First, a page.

The notably conservative world of design theory sets a list of seemingly ever shifting rules that we as designers must adhere to. If we want our product to succeed then we must make sure it ticks many if not all of a set of boxes predetermined by those who designed before us. If we think about this technique, it leaves no room for our own creative invention. If the only way we can choose for ourselves how to cut the sandwich is by the diagram that shows the various styles, we're not left with an option to be creative. Maybe we could spread the jam clockwise for one and anti-clockwise for the other and see which one works out the best but in the world of sandwiches it won't rock the boat.
There is a lot to be said for the benefits of design theory. After all, the tried and tested method is the one we should most logically apply to any of our efforts. There is a place in all of us that needs the experience of those who spent a long time analysing the various ways of doing something right in our field. This doesn't mean it's the only way of doing something right, it just means it's been done enough with success that it's become worth mentioning.
Many designers prefer to work in anecdotes rather than data driven information. This opens up the spectrum of possible, when a loosely defined idea replaces the to-do list of actuality. Much to the dismay of science and engineering types, the creative thinker often chooses to remain one step away from the science side of what makes something worthwhile. Big data decision making can help us to pick what to aim for, who to create for and why, but if we want to stand out in the marketplace then we need a sense of individuality that people can relate to.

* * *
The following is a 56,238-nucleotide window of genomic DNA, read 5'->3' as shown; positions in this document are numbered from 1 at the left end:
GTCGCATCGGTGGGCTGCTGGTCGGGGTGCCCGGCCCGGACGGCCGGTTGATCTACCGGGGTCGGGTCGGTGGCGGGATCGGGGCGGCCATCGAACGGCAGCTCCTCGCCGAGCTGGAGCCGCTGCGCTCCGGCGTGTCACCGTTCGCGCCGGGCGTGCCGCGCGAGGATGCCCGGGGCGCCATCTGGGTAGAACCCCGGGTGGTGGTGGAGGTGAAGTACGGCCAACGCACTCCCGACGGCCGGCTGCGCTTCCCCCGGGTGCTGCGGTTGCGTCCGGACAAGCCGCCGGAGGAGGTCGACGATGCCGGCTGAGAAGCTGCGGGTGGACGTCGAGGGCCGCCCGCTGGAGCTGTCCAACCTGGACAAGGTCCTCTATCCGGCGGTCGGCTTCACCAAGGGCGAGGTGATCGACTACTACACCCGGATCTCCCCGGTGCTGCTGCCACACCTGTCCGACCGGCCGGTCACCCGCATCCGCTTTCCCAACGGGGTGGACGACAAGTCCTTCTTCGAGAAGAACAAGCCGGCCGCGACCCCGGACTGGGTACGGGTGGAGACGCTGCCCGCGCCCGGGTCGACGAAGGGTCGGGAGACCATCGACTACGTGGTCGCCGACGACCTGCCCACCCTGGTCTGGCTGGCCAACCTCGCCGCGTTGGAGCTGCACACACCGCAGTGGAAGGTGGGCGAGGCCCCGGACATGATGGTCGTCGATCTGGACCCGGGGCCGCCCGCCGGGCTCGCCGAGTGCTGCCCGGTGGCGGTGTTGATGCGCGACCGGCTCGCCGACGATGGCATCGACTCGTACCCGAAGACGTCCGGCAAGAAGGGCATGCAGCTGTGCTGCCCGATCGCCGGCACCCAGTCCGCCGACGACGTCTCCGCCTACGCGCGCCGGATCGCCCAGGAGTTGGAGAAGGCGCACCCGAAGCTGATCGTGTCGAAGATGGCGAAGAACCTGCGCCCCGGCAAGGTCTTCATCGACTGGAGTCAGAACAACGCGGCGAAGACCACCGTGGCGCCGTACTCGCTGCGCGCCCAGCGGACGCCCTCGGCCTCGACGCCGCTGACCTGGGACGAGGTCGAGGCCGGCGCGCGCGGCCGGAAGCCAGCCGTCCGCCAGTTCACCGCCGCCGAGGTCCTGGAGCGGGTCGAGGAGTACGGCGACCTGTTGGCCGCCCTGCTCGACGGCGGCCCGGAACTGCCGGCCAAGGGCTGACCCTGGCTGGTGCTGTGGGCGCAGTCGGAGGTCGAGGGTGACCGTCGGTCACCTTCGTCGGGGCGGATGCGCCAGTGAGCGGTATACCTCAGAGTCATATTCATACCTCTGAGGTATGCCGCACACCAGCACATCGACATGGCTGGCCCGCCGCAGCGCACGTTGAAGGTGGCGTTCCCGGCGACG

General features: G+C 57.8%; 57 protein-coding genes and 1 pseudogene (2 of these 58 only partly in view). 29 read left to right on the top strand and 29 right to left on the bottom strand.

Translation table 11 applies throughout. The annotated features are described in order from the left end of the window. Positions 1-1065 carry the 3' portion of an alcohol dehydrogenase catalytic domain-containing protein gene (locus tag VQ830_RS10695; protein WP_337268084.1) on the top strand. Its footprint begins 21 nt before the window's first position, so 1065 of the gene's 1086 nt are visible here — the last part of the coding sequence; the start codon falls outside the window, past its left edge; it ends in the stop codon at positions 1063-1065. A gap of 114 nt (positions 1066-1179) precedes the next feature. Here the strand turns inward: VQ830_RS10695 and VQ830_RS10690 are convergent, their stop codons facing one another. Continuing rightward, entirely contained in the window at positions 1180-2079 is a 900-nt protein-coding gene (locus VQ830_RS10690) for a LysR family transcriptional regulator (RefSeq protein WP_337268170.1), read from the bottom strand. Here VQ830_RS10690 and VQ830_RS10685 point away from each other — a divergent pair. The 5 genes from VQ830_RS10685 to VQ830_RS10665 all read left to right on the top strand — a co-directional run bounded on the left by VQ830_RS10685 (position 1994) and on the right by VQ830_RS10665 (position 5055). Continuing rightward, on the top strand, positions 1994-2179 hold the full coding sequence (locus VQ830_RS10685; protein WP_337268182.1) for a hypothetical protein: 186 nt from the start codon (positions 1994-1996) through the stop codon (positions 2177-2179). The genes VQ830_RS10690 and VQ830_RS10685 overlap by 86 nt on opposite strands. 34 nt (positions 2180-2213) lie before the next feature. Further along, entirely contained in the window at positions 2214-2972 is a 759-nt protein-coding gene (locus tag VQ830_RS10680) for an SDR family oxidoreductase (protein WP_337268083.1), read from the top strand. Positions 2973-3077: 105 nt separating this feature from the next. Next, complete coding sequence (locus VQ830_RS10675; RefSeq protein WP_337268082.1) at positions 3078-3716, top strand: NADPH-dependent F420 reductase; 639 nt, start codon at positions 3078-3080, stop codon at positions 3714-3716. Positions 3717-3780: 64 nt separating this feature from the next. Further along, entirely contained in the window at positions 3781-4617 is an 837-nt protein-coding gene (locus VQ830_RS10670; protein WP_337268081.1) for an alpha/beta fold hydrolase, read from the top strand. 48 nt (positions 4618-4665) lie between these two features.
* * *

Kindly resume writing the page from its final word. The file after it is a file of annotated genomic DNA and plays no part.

It's a half and half equation, in order to get something on the right lines, we need to remember that we're working with people that all think differently. By doing things in the proper way, it makes sure that we apply the best chance possible to our own success. We can show others that we have applied theory and thought to our efforts and it can then help them feel more comfortable with our product. Then on the other side of things, we need to show that we have personal interests in what we do, and that we're excited about and enjoying being part of our project. Theory doesn't cover these human emotions.
We therefore need to apply our own creative flare to a portion of what we do, and sometimes we have to take risks and throw the rules to the wind. Depending on how radical or game-changing we intend our creation to be, we can choose to only stick to the bare minimum of rules. Such with art, we've all seen those paintings that look like nothing else we've ever seen, and the only thing that shows us what it is, is the frame and canvas. That's one example of the bare minimum. Again, we've seen the art which we'd never know was art unless someone had labelled it as such. This then asks the question is the bare minimum requirement for art the notion of it being so?
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When you sit down to create, think about the rules and regulations then think about how you can break them.
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